FIG. 8 depicts another embodiment of this invention wherein punch 70 has, within its cut-out section 72, a depending cylindrical punch finger 74 with a circular cutting edge 74e. For convenience, finger 74 may be made removable from the punch. In this embodiment, the cooperating die 76 is a non-segmented, one-piece die provided with a cylindrical die opening 76o having a circular cutting edge 76e that coacts with punch finger cutting edge 74e to cut a circular aperture. Here too, the punch is constrained and guided by pneumostatic bearings disposed above and below the die.
FIG. 9 illustrates still another embodiment, which is similar to that shown in FIG. 3 but differs therefrom in that die 26' in FIG. 9 is disposed below both pneumostatic bearings 30' and 34'. In this embodiment, punch 80 has its cut-out section 82 and cutting edge 84 located at the bottom end of the punch to cooperate with the die 26' below lower bearing 34'.
FIG. 10 depicts yet another embodiment, which is similar to that shown in FIG. 9 but differs therefrom in that punch 90 in FIG. 10 has, depending from its bottom end, a cylindrical punch finger 92 with a circular cutting edge 92e disposed above a cooperating one-piece die 76' having a cylindrical die opening 76o' and circular cutting edge 76e'. As in the FIG. 8 embodiment, finger 92 may be removable from punch 90 for convenience in sharpening and replacement.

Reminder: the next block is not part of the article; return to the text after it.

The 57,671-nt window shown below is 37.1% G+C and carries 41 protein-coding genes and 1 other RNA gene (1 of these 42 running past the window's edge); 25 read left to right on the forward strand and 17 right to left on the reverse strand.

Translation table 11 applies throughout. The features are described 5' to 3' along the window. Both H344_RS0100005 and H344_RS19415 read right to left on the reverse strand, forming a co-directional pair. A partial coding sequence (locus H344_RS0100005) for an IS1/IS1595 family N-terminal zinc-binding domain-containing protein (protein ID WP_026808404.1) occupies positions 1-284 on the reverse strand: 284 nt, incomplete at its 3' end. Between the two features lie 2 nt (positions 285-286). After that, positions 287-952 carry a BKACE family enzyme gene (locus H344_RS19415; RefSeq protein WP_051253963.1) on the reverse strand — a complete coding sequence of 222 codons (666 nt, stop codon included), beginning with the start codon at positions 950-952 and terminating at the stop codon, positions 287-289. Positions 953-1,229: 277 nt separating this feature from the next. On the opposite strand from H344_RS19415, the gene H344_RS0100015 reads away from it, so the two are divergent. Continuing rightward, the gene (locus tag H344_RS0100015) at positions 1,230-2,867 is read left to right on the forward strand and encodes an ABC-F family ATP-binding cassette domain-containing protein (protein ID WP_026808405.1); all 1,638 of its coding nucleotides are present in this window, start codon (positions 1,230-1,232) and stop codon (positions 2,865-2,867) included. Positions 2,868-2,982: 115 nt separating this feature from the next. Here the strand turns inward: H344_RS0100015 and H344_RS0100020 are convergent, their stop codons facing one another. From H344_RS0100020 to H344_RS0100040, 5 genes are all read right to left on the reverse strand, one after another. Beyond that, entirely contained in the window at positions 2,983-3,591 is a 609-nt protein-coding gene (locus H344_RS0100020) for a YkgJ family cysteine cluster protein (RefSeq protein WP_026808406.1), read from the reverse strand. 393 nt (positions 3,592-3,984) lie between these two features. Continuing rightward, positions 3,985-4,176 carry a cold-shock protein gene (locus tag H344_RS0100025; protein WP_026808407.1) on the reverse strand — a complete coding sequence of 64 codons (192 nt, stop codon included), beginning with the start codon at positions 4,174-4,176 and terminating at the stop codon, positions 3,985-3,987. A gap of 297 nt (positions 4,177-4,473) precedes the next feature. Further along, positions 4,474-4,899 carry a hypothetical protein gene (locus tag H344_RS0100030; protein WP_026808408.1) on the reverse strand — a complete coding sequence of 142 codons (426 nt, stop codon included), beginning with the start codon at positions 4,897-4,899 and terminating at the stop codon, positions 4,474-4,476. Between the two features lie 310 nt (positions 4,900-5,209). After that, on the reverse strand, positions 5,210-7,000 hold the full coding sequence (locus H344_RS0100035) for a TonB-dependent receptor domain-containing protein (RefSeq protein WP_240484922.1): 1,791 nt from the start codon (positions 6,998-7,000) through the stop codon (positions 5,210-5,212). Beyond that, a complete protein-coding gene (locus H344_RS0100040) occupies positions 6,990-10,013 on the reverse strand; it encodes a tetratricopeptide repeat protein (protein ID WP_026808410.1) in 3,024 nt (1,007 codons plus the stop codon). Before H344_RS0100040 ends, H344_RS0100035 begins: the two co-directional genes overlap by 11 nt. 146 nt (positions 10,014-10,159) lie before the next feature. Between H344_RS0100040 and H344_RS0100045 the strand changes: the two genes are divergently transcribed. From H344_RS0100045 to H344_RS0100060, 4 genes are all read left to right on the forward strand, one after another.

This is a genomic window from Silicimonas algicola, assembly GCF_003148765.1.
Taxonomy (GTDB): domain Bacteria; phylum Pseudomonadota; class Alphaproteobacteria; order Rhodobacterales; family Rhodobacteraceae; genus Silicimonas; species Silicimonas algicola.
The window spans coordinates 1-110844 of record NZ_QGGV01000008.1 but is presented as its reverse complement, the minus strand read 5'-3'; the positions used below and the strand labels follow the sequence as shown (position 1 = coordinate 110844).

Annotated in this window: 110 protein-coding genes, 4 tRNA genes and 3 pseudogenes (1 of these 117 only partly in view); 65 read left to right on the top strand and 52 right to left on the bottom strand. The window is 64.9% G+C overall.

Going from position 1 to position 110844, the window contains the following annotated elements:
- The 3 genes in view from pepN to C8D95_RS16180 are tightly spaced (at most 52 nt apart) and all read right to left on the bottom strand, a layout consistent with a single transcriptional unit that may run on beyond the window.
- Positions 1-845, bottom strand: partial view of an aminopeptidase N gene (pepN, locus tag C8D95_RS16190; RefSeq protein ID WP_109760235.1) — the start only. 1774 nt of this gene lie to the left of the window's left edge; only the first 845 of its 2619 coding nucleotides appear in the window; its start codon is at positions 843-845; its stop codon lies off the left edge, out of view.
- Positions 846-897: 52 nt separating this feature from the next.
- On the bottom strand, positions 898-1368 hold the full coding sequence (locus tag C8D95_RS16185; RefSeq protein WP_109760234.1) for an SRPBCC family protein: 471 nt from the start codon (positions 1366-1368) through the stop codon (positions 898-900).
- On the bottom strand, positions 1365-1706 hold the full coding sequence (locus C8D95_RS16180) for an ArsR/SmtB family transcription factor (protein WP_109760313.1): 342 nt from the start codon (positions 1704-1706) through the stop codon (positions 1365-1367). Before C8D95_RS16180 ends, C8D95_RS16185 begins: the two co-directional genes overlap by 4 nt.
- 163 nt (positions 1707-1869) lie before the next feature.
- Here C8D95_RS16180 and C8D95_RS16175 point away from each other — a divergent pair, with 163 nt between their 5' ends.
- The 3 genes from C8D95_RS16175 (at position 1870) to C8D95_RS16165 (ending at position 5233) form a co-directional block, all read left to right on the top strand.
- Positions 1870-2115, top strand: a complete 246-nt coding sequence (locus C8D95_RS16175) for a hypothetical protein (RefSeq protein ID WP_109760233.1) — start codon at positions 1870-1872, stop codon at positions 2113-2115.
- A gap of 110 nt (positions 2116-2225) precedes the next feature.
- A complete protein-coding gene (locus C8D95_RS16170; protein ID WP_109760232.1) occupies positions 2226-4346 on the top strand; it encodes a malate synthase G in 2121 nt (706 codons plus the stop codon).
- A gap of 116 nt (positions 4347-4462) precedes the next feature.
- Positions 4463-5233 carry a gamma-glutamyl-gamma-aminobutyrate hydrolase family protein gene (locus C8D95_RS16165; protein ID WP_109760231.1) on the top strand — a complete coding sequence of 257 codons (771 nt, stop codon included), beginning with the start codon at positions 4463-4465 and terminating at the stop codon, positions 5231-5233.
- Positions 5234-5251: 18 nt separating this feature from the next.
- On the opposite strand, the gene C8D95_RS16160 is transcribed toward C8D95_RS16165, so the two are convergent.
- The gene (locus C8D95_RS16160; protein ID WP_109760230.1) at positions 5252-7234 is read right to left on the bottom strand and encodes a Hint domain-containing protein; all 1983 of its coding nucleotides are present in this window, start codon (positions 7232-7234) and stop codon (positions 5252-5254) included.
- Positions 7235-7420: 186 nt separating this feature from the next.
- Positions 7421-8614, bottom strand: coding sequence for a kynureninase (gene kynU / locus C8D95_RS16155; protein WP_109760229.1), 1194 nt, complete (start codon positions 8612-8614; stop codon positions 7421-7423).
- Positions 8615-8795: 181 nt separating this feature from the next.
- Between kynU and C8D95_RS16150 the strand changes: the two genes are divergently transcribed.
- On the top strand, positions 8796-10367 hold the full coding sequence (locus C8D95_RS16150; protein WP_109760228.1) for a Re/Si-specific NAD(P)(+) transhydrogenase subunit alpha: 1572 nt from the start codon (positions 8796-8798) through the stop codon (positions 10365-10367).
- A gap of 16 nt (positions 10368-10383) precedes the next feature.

From all of the foregoing, it will be seen that this invention is adaptable for use in various ways to meet a variety of needs in punch and die processes. Such a process as improved by this invention has proven successful in high-volume production applications requiring extremely precise punch constraint and guidance, very little tool wear, and facile set-up and change-over capability.
The present invention has now been described in detail with particular reference to embodiments illustrated herein. It will be understood, however, that variations and modifications can be effected within the spirit and scope of this invention.
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|Citing Patent||Filing date||Publication date||Applicant||Title|
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|U.S. Classification||83/13, 384/12, 83/55, 83/824, 83/917, 184/5, 83/693, 83/685, 83/686|
|International Classification||B26F1/14, B26F1/02, F16C29/02|
|Cooperative Classification||Y10T83/06, Y10T83/8881, Y10T83/9428, Y10T83/9444, Y10T83/9425, Y10T83/04, Y10S83/917, F16C32/06, B26F1/14, F16C29/025|
|European Classification||F16C29/02H, B26F1/14, F16C32/06|
|Nov 29, 1988||AS||Assignment|
Owner name: EASTMAN KODAK COMPANY, ROCHESTER, NEW YORK, A CORP
Free format text: ASSIGNMENT OF ASSIGNORS INTEREST.;ASSIGNOR:MORAN, PAUL W. T.;REEL/FRAME:004978/0918
Effective date: 19881129
|Aug 12, 1993||FPAY||Fee payment|
Year of fee payment: 4
|Feb 13, 1998||REMI||Maintenance fee reminder mailed|
|Apr 5, 1998||LAPS||Lapse for failure to pay maintenance fees|
|Jun 16, 1998||FP||Expired due to failure to pay maintenance fee|
Effective date: 19980408